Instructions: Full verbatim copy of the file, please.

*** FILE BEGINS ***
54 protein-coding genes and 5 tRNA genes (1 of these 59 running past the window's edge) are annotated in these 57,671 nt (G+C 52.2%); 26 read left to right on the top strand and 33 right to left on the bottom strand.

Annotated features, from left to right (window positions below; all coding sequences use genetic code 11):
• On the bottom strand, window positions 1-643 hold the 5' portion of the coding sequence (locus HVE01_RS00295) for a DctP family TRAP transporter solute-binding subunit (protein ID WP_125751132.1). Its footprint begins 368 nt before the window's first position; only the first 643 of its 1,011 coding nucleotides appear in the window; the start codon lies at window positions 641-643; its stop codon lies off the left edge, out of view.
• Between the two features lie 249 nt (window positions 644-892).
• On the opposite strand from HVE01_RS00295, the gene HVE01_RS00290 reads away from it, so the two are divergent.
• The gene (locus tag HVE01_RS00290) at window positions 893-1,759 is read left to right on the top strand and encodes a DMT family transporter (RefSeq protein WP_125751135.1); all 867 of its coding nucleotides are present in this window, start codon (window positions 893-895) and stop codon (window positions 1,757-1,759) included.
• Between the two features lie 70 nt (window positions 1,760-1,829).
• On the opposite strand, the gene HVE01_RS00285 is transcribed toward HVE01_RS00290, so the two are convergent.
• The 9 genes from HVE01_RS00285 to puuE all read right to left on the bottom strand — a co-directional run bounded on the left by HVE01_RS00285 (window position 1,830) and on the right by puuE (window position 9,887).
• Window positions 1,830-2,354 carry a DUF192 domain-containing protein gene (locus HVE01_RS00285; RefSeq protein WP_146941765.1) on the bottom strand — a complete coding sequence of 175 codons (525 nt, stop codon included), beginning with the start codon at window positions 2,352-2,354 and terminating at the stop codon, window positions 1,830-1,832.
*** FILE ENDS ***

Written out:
54 protein-coding genes and 5 tRNA genes (1 of these 59 running past the window's edge) are annotated in these 57,671 nt (G+C 52.2%); 26 read left to right on the top strand and 33 right to left on the bottom strand.

Annotated features, from left to right (window positions below; all coding sequences use genetic code 11):
• On the bottom strand, window positions 1-643 hold the 5' portion of the coding sequence (locus HVE01_RS00295) for a DctP family TRAP transporter solute-binding subunit (protein ID WP_125751132.1). Its footprint begins 368 nt before the window's first position; only the first 643 of its 1,011 coding nucleotides appear in the window; the start codon lies at window positions 641-643; its stop codon lies off the left edge, out of view.
• Between the two features lie 249 nt (window positions 644-892).
• On the opposite strand from HVE01_RS00295, the gene HVE01_RS00290 reads away from it, so the two are divergent.
• The gene (locus tag HVE01_RS00290) at window positions 893-1,759 is read left to right on the top strand and encodes a DMT family transporter (RefSeq protein WP_125751135.1); all 867 of its coding nucleotides are present in this window, start codon (window positions 893-895) and stop codon (window positions 1,757-1,759) included.
• Between the two features lie 70 nt (window positions 1,760-1,829).
• On the opposite strand, the gene HVE01_RS00285 is transcribed toward HVE01_RS00290, so the two are convergent.
• The 9 genes from HVE01_RS00285 to puuE all read right to left on the bottom strand — a co-directional run bounded on the left by HVE01_RS00285 (window position 1,830) and on the right by puuE (window position 9,887).
• Window positions 1,830-2,354 carry a DUF192 domain-containing protein gene (locus HVE01_RS00285; RefSeq protein WP_146941765.1) on the bottom strand — a complete coding sequence of 175 codons (525 nt, stop codon included), beginning with the start codon at window positions 2,352-2,354 and terminating at the stop codon, window positions 1,830-1,832.